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EDITORIAL: Town code change government at its best

It’s something special when the oft-repeated saying that government is there to do the work of the people actually plays out.

That would be the situation in the Town of Colonie, where the Town Board unanimously made an amendment to the town code last week to make neighbor notification a requirement for developers.

Now, anyone looking to build anything large enough will have to let the neighbors of that project know their plans. The change makes Colonie one of the few towns in the state to supersede New York’s 200-foot requirement with more stringent rules of its own. And what’s even better, the process started with the citizenry.

A number of concerned homeowners petitioned the town to make what must be for many considered a rather dull adjustment. About 10 people spoke about the proposal at the first of two public hearings. At a second, about half a dozen made their opinions known.

That might not be a groundswell, the type of fervor that would put a discussion about a landfill to shame, but it’s nonetheless an example of citizens getting involved in their government. And that is to be applauded.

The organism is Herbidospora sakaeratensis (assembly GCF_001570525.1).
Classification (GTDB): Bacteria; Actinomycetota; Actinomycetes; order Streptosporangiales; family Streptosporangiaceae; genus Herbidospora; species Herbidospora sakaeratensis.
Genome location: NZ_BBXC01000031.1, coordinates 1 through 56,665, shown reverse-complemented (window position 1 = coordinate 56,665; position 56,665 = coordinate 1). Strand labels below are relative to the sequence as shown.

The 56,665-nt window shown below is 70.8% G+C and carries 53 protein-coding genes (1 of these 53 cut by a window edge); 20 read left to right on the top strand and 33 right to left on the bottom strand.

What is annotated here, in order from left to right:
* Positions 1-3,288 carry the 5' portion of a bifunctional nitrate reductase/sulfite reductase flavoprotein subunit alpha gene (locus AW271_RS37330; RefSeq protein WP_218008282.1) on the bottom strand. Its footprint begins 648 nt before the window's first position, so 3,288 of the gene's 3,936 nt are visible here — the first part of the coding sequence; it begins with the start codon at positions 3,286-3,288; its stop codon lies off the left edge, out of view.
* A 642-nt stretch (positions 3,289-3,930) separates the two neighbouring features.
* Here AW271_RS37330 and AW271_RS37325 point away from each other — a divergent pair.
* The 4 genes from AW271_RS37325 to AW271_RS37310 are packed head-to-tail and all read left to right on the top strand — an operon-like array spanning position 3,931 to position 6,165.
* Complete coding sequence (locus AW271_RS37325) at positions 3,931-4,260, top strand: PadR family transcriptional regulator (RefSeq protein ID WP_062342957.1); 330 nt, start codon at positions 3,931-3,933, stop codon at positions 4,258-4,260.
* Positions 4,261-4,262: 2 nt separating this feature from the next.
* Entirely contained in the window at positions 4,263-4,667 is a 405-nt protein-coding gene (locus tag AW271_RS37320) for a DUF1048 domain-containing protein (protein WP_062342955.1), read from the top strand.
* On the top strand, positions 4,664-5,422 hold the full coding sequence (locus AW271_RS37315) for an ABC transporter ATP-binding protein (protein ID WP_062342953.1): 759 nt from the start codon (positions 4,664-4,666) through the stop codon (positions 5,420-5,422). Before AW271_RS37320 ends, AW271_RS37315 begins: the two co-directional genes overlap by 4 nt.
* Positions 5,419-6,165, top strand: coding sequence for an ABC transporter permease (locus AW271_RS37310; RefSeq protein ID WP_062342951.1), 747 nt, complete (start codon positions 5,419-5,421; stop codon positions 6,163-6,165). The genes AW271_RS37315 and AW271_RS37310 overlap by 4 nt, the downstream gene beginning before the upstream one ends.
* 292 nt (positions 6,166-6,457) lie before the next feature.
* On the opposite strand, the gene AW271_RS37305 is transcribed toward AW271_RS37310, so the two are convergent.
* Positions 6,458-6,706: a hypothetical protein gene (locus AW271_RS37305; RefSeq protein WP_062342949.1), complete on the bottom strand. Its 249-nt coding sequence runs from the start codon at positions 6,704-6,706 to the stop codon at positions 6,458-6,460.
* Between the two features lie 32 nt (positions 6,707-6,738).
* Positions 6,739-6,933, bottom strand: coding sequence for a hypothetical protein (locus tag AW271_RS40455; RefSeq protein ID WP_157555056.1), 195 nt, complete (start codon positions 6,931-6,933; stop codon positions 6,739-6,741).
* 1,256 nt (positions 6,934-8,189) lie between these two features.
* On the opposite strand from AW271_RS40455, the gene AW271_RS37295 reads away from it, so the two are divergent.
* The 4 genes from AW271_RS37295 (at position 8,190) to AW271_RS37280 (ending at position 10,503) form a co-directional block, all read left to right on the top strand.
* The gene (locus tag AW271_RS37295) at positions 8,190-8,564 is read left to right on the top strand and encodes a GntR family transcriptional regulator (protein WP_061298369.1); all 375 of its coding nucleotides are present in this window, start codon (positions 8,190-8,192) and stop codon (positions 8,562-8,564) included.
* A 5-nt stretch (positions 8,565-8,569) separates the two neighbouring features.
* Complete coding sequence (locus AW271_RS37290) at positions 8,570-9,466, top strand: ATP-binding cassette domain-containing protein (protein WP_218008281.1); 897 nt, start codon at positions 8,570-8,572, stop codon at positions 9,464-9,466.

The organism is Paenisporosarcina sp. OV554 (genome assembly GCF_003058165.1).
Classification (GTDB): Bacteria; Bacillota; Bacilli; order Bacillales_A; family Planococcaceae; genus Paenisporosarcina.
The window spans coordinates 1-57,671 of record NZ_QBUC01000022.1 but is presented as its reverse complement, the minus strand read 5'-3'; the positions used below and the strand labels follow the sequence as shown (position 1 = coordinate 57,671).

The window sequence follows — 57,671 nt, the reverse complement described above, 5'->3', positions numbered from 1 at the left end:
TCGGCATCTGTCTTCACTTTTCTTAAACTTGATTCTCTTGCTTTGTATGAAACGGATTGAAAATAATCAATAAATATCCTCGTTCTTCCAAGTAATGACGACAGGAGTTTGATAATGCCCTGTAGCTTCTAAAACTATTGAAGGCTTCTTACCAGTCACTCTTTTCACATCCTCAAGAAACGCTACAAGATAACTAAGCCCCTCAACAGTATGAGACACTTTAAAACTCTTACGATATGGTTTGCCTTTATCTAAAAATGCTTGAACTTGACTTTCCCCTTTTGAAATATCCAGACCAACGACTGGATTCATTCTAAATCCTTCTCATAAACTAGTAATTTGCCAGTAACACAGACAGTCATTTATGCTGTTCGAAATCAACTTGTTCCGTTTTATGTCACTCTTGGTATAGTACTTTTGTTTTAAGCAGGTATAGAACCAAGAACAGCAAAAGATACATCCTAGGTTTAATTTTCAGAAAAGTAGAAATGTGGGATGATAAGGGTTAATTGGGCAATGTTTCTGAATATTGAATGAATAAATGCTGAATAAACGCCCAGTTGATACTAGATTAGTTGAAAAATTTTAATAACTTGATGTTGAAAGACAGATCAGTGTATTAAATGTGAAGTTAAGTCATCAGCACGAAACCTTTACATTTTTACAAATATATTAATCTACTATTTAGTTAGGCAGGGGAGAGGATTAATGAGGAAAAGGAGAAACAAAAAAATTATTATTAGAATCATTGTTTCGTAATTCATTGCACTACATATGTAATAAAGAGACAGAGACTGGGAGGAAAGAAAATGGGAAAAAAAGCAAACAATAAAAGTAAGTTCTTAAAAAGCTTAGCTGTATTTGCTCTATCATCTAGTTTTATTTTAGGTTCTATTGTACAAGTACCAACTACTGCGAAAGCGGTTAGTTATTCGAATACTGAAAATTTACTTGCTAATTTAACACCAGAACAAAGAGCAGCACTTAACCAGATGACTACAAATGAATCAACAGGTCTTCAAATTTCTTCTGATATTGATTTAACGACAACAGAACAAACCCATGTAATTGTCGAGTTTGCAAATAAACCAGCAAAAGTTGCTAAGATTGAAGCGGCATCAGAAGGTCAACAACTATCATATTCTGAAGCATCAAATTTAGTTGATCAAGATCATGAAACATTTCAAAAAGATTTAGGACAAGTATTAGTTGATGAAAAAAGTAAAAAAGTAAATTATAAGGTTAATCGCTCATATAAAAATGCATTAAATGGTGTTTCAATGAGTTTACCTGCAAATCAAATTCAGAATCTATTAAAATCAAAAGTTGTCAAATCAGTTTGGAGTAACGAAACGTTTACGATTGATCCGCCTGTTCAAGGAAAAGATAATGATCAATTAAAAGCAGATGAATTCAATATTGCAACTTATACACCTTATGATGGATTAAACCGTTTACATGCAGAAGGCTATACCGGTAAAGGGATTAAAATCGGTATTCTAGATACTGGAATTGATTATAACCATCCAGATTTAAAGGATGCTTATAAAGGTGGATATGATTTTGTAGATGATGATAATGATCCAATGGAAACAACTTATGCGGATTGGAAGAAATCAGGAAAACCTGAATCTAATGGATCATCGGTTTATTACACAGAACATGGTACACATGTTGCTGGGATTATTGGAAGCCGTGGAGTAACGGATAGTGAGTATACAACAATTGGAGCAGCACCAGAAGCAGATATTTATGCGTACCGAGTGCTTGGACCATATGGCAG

Similarly, the town is to be given a hearty nod for being responsive to its citizens. Residents had valid and thoughtful concerns, and over the course of several months vetted the idea, came up with a proposal and got it adopted. It might not have been fast as lightning, but far simpler proposals have died on the vine from lack of follow through.

Of course, this particular change would likely not have even come about had it not been for the Loudon House debacle. Neighbors of that project were stung by a lack of notification, and that spurred change. That’s how it’s supposed to work.

We think the expanded notification requirement is of great benefit to the town. Rarely is greater access to and use of public information a bad thing. And although developers might say otherwise, the cost of sending out a wave of letters is infinitesimal when compared to the other charges that must be borne during the approval process, from engineering work to traffic studies. Complaining about a notification law as a burden is a bit like bemoaning an uncomfortable chair while a pit bull gnaws on your leg. It’s but a minor nuisance, all things considered.

That’s why we hope the town — and its residents — consider how this new requirement works out, because the door is always open to expand it, as was the request of several residents. We’ll be doing the same.

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